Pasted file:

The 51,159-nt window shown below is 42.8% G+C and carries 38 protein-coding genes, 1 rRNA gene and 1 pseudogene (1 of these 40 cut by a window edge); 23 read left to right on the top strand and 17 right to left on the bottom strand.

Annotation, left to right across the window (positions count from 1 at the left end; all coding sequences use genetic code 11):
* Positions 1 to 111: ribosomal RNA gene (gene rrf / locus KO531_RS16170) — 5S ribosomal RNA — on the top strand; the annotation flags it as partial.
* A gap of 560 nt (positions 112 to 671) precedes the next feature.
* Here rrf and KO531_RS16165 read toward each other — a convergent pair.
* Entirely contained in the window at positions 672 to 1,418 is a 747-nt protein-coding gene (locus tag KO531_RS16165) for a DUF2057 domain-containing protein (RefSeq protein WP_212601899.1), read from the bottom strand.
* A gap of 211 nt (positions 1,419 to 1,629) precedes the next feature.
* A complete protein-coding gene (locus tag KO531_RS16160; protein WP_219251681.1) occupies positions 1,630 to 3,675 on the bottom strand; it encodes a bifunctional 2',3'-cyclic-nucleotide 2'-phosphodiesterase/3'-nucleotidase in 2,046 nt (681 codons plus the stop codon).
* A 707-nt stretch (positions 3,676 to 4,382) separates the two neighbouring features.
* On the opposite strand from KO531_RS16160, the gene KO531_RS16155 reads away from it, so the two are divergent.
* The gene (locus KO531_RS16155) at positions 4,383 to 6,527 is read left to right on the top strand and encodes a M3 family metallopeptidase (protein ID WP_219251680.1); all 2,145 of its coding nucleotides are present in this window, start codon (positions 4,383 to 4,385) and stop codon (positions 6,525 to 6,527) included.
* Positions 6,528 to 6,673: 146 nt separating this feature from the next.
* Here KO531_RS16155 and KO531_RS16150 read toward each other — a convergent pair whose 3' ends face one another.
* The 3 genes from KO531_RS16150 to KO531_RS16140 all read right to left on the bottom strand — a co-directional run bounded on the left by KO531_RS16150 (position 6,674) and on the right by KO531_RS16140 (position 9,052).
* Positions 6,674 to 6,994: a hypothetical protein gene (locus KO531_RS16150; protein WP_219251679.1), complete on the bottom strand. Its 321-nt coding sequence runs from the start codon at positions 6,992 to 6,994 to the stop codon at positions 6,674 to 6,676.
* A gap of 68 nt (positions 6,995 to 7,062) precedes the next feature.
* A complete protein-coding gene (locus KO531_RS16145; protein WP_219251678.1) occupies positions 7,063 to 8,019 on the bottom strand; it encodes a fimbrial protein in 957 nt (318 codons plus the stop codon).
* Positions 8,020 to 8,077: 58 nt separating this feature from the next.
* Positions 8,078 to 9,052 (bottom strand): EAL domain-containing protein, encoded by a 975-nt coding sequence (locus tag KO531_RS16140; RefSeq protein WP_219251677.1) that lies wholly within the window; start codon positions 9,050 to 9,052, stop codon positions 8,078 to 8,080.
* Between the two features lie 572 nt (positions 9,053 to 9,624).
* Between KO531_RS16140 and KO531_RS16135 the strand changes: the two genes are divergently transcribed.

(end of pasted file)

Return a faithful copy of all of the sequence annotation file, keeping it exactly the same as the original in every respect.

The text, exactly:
The 51,159-nt window shown below is 42.8% G+C and carries 38 protein-coding genes, 1 rRNA gene and 1 pseudogene (1 of these 40 cut by a window edge); 23 read left to right on the top strand and 17 right to left on the bottom strand.

Annotation, left to right across the window (positions count from 1 at the left end; all coding sequences use genetic code 11):
* Positions 1 to 111: ribosomal RNA gene (gene rrf / locus KO531_RS16170) — 5S ribosomal RNA — on the top strand; the annotation flags it as partial.
* A gap of 560 nt (positions 112 to 671) precedes the next feature.
* Here rrf and KO531_RS16165 read toward each other — a convergent pair.
* Entirely contained in the window at positions 672 to 1,418 is a 747-nt protein-coding gene (locus tag KO531_RS16165) for a DUF2057 domain-containing protein (RefSeq protein WP_212601899.1), read from the bottom strand.
* A gap of 211 nt (positions 1,419 to 1,629) precedes the next feature.
* A complete protein-coding gene (locus tag KO531_RS16160; protein WP_219251681.1) occupies positions 1,630 to 3,675 on the bottom strand; it encodes a bifunctional 2',3'-cyclic-nucleotide 2'-phosphodiesterase/3'-nucleotidase in 2,046 nt (681 codons plus the stop codon).
* A 707-nt stretch (positions 3,676 to 4,382) separates the two neighbouring features.
* On the opposite strand from KO531_RS16160, the gene KO531_RS16155 reads away from it, so the two are divergent.
* The gene (locus KO531_RS16155) at positions 4,383 to 6,527 is read left to right on the top strand and encodes a M3 family metallopeptidase (protein ID WP_219251680.1); all 2,145 of its coding nucleotides are present in this window, start codon (positions 4,383 to 4,385) and stop codon (positions 6,525 to 6,527) included.
* Positions 6,528 to 6,673: 146 nt separating this feature from the next.
* Here KO531_RS16155 and KO531_RS16150 read toward each other — a convergent pair whose 3' ends face one another.
* The 3 genes from KO531_RS16150 to KO531_RS16140 all read right to left on the bottom strand — a co-directional run bounded on the left by KO531_RS16150 (position 6,674) and on the right by KO531_RS16140 (position 9,052).
* Positions 6,674 to 6,994: a hypothetical protein gene (locus KO531_RS16150; protein WP_219251679.1), complete on the bottom strand. Its 321-nt coding sequence runs from the start codon at positions 6,992 to 6,994 to the stop codon at positions 6,674 to 6,676.
* A gap of 68 nt (positions 6,995 to 7,062) precedes the next feature.
* A complete protein-coding gene (locus KO531_RS16145; protein WP_219251678.1) occupies positions 7,063 to 8,019 on the bottom strand; it encodes a fimbrial protein in 957 nt (318 codons plus the stop codon).
* Positions 8,020 to 8,077: 58 nt separating this feature from the next.
* Positions 8,078 to 9,052 (bottom strand): EAL domain-containing protein, encoded by a 975-nt coding sequence (locus tag KO531_RS16140; RefSeq protein WP_219251677.1) that lies wholly within the window; start codon positions 9,050 to 9,052, stop codon positions 8,078 to 8,080.
* Between the two features lie 572 nt (positions 9,053 to 9,624).
* Between KO531_RS16140 and KO531_RS16135 the strand changes: the two genes are divergently transcribed.